This innovation is a variation of a simulated- annealing optimization algorithm that uses a recursive-branching structure to parallelize the search of a parameter space for the globally optimal solution to an objective. The algorithm has been demonstrated to be more effective at searching a parameter space than traditional simulated- annealing methods for a particular problem of interest, and it can readily be applied to a wide variety of optimization problems, including those with a parameter space having both discrete-value parameters (combinatorial) and continuous-variable parameters. It can take the place of a conventional simulated-annealing, Monte- Carlo, or random-walk algorithm.

In a conventional simulated-annealing (SA) algorithm, a starting configuration is randomly selected within the parameter space. The algorithm randomly selects another configuration from the parameter space and evaluates the objective function for that configuration. If the objective function value is better than the previous value, the new configuration is adopted as the new point of interest in the parameter space. If the objective function value is worse than the previous value, the new configuration may be adopted, with a probability determined by a temperature parameter, used in analogy to annealing in metals. As the optimization continues, the region of the parameter space from which new configurations can be selected shrinks, and in conjunction with lowering the annealing temperature (and thus lowering the probability for adopting configurations in parameter space with worse objective functions), the algorithm can converge on the globally optimal configuration.

The Recursive Branching Simulated Annealing (RBSA) algorithm shares some features with the SA algorithm, notably including the basic principles that a starting configuration is randomly selected from within the parameter space, the algorithm tests other configurations with the goal of finding the globally optimal solution, and the region from which new configurations can be selected shrinks as the search continues. The key difference between these algorithms is that in the SA algorithm, a single path, or trajectory, is taken in parameter space, from the starting point to the globally optimal solution, while in the RBSA algorithm, many trajectories are taken; by exploring multiple regions of the parameter space simultaneously, the algorithm has been shown to converge on the globally optimal solution about an order of magnitude faster than when using conventional algorithms.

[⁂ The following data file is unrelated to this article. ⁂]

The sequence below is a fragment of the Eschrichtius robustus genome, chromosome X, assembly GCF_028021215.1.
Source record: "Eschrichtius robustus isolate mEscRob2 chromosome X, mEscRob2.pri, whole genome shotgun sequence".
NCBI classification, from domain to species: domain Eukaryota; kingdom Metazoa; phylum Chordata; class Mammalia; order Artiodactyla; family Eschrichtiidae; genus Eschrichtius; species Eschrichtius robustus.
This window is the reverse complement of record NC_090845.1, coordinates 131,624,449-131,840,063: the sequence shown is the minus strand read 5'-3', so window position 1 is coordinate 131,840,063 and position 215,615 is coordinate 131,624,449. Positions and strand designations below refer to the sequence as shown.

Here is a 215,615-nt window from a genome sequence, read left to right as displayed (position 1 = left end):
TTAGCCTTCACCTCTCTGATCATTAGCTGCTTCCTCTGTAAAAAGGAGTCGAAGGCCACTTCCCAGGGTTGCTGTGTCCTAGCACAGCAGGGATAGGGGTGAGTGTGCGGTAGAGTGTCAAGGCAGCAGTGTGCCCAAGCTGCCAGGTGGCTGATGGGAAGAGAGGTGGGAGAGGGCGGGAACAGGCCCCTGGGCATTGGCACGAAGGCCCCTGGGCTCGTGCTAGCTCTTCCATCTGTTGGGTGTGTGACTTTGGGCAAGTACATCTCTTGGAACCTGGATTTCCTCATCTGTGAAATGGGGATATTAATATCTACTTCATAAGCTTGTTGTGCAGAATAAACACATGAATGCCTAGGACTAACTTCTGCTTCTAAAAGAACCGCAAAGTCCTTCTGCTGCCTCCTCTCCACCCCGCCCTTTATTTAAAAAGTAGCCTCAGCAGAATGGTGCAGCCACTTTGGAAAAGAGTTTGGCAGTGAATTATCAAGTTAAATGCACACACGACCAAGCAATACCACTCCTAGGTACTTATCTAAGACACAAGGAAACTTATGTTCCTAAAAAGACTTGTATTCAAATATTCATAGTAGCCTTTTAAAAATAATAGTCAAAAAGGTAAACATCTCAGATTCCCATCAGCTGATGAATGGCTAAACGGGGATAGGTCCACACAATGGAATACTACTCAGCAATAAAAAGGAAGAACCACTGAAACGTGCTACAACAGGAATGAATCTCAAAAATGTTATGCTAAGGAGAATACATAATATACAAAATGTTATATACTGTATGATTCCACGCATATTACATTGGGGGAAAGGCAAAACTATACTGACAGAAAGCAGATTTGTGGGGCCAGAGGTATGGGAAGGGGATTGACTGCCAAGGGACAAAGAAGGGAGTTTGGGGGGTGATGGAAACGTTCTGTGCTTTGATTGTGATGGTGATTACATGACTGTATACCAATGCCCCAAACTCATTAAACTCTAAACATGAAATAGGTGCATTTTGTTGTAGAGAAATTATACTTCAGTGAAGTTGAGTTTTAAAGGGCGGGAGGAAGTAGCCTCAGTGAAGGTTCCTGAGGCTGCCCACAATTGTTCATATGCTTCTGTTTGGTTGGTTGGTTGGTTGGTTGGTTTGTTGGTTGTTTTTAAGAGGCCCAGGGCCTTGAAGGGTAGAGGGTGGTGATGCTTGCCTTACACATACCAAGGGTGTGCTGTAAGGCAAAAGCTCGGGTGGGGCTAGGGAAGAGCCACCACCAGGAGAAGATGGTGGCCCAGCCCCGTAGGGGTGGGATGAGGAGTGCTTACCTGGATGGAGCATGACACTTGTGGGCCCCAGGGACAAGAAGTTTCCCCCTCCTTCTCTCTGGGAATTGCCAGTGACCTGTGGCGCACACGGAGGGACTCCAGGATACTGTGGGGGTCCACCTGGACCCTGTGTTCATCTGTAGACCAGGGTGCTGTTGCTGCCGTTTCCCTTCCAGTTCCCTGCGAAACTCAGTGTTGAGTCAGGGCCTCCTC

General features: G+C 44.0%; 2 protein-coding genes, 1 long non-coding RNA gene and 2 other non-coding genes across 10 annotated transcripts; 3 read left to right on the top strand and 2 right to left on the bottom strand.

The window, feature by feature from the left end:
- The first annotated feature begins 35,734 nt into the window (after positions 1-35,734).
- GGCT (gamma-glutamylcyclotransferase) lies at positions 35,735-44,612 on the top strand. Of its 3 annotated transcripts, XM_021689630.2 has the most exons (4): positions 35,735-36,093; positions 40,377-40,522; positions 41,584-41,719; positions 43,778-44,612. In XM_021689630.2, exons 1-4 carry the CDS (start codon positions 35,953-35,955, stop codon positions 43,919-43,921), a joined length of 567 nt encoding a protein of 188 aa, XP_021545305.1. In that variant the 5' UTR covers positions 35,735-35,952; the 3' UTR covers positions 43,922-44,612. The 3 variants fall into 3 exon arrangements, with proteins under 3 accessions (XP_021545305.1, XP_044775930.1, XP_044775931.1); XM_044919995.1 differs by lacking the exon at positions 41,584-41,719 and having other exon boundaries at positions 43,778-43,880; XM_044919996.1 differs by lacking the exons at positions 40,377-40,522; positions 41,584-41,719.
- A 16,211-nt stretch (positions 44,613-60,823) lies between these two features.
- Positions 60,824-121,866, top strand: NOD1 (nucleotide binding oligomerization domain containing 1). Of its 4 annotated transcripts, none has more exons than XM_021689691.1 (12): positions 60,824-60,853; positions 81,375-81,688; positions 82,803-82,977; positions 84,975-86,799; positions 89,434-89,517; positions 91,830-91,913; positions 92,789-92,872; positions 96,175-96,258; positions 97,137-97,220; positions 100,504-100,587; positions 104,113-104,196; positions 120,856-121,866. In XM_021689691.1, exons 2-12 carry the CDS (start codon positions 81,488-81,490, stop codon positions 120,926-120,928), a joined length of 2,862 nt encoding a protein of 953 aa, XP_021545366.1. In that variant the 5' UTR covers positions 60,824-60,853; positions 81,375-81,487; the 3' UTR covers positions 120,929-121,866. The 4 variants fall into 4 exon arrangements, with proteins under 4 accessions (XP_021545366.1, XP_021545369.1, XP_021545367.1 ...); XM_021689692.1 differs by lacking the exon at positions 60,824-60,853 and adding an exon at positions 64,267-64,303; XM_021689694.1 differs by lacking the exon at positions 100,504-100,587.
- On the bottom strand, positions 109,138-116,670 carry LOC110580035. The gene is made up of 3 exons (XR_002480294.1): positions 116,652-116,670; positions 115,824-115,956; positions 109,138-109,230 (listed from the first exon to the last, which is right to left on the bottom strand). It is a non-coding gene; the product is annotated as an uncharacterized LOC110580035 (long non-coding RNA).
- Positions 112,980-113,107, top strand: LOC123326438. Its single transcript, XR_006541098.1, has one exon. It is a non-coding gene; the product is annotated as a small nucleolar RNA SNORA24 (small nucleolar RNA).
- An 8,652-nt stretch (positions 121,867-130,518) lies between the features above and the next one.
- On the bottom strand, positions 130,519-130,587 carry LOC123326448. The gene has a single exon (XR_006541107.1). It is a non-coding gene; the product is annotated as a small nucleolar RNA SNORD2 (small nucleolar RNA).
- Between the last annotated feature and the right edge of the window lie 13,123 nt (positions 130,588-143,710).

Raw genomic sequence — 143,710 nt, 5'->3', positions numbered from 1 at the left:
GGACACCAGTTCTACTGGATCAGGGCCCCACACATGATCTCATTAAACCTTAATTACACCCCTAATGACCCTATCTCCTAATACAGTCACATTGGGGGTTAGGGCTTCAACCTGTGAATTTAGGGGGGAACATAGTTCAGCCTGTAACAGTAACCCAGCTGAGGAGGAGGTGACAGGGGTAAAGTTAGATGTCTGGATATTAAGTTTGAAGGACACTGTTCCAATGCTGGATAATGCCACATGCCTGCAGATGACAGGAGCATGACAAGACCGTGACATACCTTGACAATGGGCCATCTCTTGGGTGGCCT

Novel features of the RBSA algorithm include:

1. More efficient searching of the parameter space due to the branching structure, in which multiple random configurations are generated and multiple promising regions of the parameter space are explored;

2. The implementation of a trust region for each parameter in the parameter space, which provides a natural way of enforcing upper- and lower-bound constraints on the parameters; and

3. The optional use of a constrained gradient- search optimization, performed on the continuous variables around each branch’s configuration in parameter space to improve search efficiency by allowing for fast fine-tuning of the continuous variables within the trust region at that configuration point.

This work was done by Matthew Bolcar, J. Scott Smith, and David Aronstein of Goddard Space Flight Center. GSC-15908-1

NASA Tech Briefs Magazine

This article first appeared in the June, 2012 issue of NASA Tech Briefs Magazine.

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